Travel writers, photographers to crisscross Mississippi’s Gulf Coast

by Lisa Monti

Published: October 18,2013

Tags: Business, media, Mississippi, tourism

Louis Skrmetta of Ship Island Excursions in Gulfport waits as the Capt. Pete readies to take tourists out to its popular barrier island destination.

Louis Skrmetta of Ship Island Excursions in Gulfport waits as the Capt. Pete readies to take tourists out to its popular barrier island destination.

Tourism officials on the Mississippi Coast have spent the last year preparing to host the prestigious Society of American Travel Writers annual conference Oct. 20-25 in Biloxi. Now they’re in the final stages of fine tuning a complex schedule of events to showcase everything the area has to offer its visitors.

More than 300 travel writers and photographers will take their pick of 50 small tours crisscrossing the Coast to inspect museums, art galleries, shopping centers, a blues hall, golf courses and charter boats. They will dine on local seafood, take a boat ride to Ship Island, see space artifacts at Infinity Science Center and tour historic buildings.

“It’s an incredible opportunity to showcase the beautiful Gulf Coast that we all love and enjoy to travel writers from throughout the country,” said Pam Meinzinger, general manager of Gulfport Premium Outlets and chair of the host committee representing the Mississippi Gulf Coast Attractions Association. “We’ve pulled out all the stops for this group.”

Taryn Pratt Sammons, media relations manager for the Mississippi Gulf Coast Regional Convention & Visitors Bureau, said 323 SATW members have registered to attend the conference at Beau Rivage. “Our goal was between 250 to 300, so we met our goal.”

SATW membership is an exclusive group, she said. “They consider themselves the best of the best.”

To help coordinate the 50 mini tours to dozens of locations, organizers have enlisted the help of about 150 volunteers who will serve as tour guides for the visitors. The tourism industry, rebounding from a recession and the Gulf oil spill, understands the value of the national media spotlight so they’re putting their best foot forward for the group, organizers said.

“The restaurants and small attractions have been very receptive,” said Meinzinger.

Capt. Louis Skrmetta of Ship Island Excursions is president of the Coast Attractions Association. He said landing the convention was highly competitive. “To get them here is real coup,” he said.

Sammons said previous SATW meetings were held in Germany, New Zealand and Indianapolis. Next year’s meeting is in Iceland. “For them to come here is a pretty amazing thing,” she said.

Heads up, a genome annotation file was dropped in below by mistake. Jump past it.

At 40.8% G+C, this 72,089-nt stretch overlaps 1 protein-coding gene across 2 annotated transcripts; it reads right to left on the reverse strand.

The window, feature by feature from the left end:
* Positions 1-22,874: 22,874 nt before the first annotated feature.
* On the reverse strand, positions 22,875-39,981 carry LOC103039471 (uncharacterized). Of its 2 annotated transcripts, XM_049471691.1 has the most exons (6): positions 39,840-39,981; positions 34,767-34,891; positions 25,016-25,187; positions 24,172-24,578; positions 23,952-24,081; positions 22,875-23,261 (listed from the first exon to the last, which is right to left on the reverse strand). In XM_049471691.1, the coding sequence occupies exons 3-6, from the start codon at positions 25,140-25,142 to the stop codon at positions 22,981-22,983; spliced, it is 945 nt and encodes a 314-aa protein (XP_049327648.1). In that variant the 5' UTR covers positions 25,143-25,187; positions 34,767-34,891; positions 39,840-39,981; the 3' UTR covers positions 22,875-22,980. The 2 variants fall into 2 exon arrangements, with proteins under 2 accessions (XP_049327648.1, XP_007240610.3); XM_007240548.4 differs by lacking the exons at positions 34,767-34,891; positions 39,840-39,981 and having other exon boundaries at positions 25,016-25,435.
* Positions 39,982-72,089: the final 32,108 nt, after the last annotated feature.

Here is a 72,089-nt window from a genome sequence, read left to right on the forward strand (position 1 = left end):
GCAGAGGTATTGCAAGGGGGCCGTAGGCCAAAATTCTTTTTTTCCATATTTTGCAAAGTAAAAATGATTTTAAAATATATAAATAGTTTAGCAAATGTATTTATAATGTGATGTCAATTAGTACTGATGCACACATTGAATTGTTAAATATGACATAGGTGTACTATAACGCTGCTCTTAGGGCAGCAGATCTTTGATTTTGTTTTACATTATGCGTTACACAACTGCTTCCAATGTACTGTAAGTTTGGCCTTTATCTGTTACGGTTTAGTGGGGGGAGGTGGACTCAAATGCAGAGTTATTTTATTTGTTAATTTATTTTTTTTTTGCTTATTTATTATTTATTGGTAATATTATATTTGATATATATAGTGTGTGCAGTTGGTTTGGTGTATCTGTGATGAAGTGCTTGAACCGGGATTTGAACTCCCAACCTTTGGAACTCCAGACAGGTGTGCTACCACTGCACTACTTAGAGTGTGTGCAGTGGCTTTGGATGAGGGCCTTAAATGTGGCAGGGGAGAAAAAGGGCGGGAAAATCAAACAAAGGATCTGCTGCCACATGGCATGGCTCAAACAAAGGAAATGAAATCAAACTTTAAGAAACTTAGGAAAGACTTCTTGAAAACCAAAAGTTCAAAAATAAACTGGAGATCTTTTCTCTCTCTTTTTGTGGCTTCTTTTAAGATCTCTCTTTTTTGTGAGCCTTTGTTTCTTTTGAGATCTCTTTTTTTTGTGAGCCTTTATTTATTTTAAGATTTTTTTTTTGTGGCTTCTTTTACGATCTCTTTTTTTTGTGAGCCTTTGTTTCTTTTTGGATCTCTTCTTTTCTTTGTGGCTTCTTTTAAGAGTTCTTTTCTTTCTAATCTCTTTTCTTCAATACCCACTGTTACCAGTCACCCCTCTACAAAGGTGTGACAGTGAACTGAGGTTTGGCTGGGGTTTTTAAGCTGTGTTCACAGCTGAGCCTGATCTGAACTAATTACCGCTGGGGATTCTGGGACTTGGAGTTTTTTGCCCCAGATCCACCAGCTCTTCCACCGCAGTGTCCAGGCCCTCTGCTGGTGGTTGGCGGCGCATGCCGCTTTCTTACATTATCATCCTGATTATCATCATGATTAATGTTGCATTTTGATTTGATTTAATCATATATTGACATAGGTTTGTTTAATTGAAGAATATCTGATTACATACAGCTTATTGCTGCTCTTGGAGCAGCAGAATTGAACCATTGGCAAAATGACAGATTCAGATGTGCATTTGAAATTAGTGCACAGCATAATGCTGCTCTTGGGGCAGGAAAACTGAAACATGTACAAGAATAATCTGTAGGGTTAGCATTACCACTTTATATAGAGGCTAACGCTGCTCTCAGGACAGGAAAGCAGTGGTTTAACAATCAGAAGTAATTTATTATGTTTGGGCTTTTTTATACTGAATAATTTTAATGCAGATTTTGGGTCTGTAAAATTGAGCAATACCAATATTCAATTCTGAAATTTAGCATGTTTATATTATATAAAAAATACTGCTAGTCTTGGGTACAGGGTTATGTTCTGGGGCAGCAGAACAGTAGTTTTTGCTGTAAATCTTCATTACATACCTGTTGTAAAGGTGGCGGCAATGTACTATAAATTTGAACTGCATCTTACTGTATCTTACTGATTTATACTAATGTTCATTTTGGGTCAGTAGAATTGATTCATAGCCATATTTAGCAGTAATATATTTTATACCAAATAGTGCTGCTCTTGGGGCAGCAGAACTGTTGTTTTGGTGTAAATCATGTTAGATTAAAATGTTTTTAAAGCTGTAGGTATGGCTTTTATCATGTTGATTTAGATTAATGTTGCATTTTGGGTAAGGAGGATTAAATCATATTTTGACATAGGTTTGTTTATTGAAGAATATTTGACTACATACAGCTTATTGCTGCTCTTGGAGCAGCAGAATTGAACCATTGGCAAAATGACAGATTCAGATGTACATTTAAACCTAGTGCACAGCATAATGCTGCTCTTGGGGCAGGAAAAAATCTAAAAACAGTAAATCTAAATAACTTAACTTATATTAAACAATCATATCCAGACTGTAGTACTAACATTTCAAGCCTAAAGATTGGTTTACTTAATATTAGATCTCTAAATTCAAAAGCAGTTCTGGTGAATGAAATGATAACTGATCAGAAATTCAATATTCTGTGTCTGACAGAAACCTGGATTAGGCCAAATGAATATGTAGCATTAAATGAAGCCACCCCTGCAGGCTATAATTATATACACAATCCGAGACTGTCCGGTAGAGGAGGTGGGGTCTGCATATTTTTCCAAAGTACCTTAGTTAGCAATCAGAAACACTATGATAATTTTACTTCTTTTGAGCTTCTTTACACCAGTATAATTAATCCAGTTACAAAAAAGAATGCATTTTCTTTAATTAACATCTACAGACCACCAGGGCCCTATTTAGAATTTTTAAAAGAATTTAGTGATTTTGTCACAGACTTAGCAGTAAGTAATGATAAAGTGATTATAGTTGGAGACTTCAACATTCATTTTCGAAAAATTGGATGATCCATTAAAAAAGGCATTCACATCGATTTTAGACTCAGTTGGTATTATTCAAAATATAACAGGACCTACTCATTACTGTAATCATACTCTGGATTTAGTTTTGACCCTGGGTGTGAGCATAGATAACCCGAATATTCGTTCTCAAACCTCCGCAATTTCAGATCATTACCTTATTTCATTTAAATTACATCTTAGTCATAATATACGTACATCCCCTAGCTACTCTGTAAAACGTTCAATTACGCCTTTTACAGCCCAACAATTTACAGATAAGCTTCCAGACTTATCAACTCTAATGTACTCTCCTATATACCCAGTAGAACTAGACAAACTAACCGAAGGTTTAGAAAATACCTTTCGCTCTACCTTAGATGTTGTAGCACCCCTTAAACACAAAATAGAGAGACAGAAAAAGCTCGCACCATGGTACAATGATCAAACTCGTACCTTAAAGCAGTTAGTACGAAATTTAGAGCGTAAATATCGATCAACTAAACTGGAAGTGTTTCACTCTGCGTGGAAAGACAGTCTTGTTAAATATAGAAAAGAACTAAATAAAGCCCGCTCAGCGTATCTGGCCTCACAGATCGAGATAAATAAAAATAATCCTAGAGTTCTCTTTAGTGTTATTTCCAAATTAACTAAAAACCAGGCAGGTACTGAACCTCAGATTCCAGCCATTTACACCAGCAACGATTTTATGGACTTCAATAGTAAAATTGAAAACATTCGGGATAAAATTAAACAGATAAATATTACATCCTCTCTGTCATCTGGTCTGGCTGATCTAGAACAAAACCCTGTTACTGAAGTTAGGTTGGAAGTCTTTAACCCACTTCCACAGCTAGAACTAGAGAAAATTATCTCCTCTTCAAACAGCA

Organizers say they expect to start seeing the Coast’s amenities favorably mentioned in travel blogs almost immediately after the travel writers arrive. Articles and photographs should then appear in newspapers and magazines and on web sites for months to come.

“There should be some type of instant gratification for us from bloggers who will blog the same week they’re here.” Sammons said. “But due to editorial calendars or articles about specific events, a lot of stories may not come out for another year.”

Skrmetta said word of mouth is a good way to spread the word about a destination but travel magazines and syndicated newspaper columns are invaluable. “It’s really good when you get an article in the Chicago Tribune or in St. Louis. The Midwest is a huge market for us.”

Having writers here will make a big difference in people discovering this area, he said. “We know for a fact that we have got a good product to show the world,” Skrmetta said. “Travel writers to me are the best way to get your story out. It’s unbiased, and people depend on independent sources to decide where to travel to.”

It may also help pull drivers off the interstate, he said. “People are bypassing us going to Florida or Alabama. And a lot people don’t know Mississippi even has a coastline. It’s important for these people to be here.”

Skrmetta said the local communities should be ready for the visiting writers and photographers. “They could show up at your restaurant or shop and you want to make sure you’re really polished and ready to greet them. That’s what we want for them, a memorable experience down here. This is a huge thing for the state, not just the Gulf Coast.”

 

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